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Dietary Theory of Alzheimer’s

A provocative theory published in the Journal of the American College of Nutrition attempts to explain the dramatic rise in Alzheimer’s disease

October 20, 2010 |
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One of the great remaining medical mysteries is what’s behind the dramatic rise in Alzheimer’s disease. In a century we basically went from no Alzheimer’s to the 7th leading cause of death in the United States, currently afflicting 5 million Americans. A provocative theory was published last year in the Journal of the American College of Nutrition.
Alzheimers has become an epidemic. 1 in 10 of us in our 60’s. 1 in 5 of us in our 70’s, and nearly 1 in 3 of us in our 80s will develop Alzheimer’s disease.
Some say it’s just because we have an aging population, but if you go back and look at the data, prior to about 100 years ago, there was no evidence of Alzheimer’s—no matter how old you were. And even now, it’s really only a major problem in the developed world. The elderly in India and Africa, for example, are spared this disease. When we look at the epidemiology we should be, shocked.
We have allowed something in our environment to steal the minds of our elderly, at a terrible cost. As a people we should be outraged—frightened, and frantically searching for what’s in the environment that’s causing this terrible onslaught. But instead the scientific community seems to be passively letting this happen. There is not much research in this area. Most efforts, frankly, are coming up with drugs to try to treat it rather than try to prevent it in the first place.
Given the link between meat eating and dementia, some scientists have suggested a prion theory, maybe Alzheimer’s is some human variant of mad cow disease. We certainly are eating more beef, but this new researcher is skeptical, believing the real cause to be something else in our developed environment, namely copper toxicity. Interestingly, that could explain any meat/Alzheimer’s connection, because meat eating may contribute to copper toxicity—remember the U.S. meat shipment that Mexico refused to let in? That was for copper contamination.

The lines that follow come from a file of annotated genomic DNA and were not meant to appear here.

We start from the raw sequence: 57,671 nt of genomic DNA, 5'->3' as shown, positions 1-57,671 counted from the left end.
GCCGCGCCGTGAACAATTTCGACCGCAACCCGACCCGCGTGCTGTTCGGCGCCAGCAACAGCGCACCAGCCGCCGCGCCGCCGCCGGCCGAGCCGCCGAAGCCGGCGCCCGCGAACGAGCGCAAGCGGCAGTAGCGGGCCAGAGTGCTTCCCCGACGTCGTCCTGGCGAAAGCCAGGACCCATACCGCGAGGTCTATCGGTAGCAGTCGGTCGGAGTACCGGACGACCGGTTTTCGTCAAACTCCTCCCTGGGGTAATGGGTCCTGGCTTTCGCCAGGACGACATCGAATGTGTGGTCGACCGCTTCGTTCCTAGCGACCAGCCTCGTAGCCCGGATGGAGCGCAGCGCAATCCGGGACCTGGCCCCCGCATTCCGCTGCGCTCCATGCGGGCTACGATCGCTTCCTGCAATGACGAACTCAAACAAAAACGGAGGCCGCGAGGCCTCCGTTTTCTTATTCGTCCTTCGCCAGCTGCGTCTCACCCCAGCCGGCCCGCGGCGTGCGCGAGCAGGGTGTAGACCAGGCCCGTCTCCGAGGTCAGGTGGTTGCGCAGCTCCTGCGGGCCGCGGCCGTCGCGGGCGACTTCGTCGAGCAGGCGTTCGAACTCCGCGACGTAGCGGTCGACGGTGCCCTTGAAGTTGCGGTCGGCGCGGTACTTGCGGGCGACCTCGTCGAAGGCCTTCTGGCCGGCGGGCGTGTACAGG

This reseracher blames three things that developed countries have done over the last half century or so: started using copper plumbing for our water supply, started taking lots of supplements—like multivitamins with copper, and started eating too much meat. So he suggests we test our water for copper, throw out any supplements with copper in them, and then, in terms of diet to prevent Alzheimers, number 3, reduce meat intake, since the copper in meat is much better absorbed. So yeah, blaming meat may actuallybe right—but, this new theory goes, it’s not prions, the damaging agent in meat may be copper.

To see any graphs, charts, graphics, images, and quotes to which Dr. Greger may be referring watch the above video. This is just an approximation of the audio contributed by veganmontreal.

To help out on the site please email volunteer@nutritionfacts.org

Dr. Michael Greger

Doctor's Note

Please feel free to post any ask-the-doctor type questions here in the comments section and I’d be happy to try to answer them. And check out the other videos on Alzheimer's disease. Also, there are 1,686 other subjects covered in the rest of my videos--please feel free to explore them as well!

For some context, please check out my associated blog posts: Harvard’s Meat and Mortality StudiesAlzheimer's Disease: Up to half of cases potentially preventable, and  Natural Alzheimer’s Treatment.

If you haven't yet, you can subscribe to my videos for free by clicking here.

  • http://nutritionfacts.org/members/rami/ Rami

    Copper, eh? Hm. I’m a vegan “nutritarian” in the Joel Fuhrman mold. I track my nutritional intake and my copper intake is always 300-500% the RDI. Should I be worried? Mushrooms are very high in copper; I try to have about 100 g a day because they are so high in lysine and B vitamins. Or should I just hope that copper from plants is not well absorbed, so despite the megadoses of copper I am getting, it won’t lead to trouble down the road?

    • Scott

      I, too, am a nutritarian and would like to know if you’ve found an answer to this question

  • JJ

    I saw this video about the same time that I took a trip to our local farmer’s market. I asked a person in one booth whether or not his food was organic. He said “such and such is, but such and such is not, but we don’t add pesticides”. I wanted to be clear, and used a phrase that I had seen in another booth: “Oh, you are spray-free?” He said, “No, nobody is spray-free. Nothing would grow if we were spray-free. We just use organically approved sprays, such as copper.”